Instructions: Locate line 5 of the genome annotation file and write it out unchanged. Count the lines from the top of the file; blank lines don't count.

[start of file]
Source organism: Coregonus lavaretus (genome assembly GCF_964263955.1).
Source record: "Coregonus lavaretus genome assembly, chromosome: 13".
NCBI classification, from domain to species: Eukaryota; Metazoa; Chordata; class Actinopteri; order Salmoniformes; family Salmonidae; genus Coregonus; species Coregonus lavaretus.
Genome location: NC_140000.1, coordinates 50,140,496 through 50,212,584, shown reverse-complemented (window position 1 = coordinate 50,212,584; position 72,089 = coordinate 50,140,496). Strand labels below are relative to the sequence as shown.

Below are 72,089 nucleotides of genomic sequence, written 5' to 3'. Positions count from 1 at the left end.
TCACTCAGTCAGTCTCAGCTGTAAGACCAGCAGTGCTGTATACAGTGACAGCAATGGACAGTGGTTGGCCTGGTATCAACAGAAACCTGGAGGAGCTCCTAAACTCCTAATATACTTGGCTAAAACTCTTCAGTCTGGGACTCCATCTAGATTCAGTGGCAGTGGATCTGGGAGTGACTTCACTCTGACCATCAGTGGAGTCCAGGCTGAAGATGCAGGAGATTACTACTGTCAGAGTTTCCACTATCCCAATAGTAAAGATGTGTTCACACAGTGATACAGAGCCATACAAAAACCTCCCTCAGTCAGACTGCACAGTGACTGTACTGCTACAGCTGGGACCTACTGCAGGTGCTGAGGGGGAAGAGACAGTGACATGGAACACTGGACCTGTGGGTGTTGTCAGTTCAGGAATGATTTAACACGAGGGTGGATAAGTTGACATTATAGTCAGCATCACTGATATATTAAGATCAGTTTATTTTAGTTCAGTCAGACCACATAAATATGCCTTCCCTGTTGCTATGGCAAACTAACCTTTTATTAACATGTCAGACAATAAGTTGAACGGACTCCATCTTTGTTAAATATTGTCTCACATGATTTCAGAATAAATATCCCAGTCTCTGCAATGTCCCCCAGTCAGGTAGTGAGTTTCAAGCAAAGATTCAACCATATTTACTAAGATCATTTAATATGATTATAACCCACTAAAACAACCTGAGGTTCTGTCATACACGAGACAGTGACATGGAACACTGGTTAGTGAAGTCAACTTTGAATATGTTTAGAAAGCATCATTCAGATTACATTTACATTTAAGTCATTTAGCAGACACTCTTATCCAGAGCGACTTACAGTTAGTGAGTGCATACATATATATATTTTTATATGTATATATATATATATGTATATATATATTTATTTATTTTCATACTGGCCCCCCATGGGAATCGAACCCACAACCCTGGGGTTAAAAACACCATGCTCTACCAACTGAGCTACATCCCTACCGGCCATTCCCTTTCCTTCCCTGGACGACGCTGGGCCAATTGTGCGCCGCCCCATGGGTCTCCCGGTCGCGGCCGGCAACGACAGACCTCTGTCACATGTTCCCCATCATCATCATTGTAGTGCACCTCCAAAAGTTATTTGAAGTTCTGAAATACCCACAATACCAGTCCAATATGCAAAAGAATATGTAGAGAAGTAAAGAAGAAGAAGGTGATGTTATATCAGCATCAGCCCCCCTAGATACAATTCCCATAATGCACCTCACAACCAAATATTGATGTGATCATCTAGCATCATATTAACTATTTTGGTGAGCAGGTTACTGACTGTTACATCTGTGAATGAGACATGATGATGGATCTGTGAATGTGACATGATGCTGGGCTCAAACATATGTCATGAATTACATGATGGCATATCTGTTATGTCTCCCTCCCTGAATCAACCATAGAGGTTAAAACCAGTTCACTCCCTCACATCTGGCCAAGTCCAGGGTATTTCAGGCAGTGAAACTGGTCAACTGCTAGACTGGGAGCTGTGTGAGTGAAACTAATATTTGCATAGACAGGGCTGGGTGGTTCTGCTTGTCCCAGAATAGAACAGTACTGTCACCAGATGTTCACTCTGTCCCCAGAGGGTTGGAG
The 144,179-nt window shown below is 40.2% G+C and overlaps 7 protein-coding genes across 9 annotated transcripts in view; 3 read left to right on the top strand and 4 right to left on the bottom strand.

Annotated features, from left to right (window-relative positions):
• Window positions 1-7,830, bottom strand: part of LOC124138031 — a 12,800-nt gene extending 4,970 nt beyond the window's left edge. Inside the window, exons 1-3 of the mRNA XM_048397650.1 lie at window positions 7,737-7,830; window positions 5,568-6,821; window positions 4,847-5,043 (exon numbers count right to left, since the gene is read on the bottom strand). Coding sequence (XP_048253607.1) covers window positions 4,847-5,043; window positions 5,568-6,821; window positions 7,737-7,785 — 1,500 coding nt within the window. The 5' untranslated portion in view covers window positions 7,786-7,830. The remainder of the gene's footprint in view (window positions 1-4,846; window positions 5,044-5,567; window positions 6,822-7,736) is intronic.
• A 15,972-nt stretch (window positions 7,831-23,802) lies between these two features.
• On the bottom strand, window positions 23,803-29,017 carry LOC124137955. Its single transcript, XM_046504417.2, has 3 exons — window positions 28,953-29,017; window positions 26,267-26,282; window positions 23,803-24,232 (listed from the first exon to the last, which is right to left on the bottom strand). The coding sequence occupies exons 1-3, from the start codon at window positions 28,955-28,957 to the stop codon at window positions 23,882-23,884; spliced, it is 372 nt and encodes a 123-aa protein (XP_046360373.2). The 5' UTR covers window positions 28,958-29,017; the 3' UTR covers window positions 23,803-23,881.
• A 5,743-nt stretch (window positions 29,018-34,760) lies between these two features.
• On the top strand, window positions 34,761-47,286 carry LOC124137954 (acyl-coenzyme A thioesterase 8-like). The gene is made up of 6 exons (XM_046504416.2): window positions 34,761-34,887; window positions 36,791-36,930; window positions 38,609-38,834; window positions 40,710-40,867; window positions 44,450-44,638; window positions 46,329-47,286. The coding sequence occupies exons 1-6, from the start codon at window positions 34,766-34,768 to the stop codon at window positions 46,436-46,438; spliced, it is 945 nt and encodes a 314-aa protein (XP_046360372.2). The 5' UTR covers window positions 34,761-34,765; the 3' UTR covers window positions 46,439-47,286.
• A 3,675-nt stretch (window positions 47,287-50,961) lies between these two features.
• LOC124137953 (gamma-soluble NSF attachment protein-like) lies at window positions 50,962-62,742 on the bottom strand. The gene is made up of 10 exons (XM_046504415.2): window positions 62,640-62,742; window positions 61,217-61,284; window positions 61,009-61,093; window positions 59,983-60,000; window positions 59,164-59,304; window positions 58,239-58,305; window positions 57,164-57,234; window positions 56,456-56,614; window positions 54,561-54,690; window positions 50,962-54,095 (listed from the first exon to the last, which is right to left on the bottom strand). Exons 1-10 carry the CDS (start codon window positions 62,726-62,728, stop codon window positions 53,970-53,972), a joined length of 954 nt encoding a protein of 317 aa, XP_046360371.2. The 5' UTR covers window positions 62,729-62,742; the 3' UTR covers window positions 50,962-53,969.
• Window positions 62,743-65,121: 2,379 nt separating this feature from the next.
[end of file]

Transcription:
Below are 72,089 nucleotides of genomic sequence, written 5' to 3'. Positions count from 1 at the left end.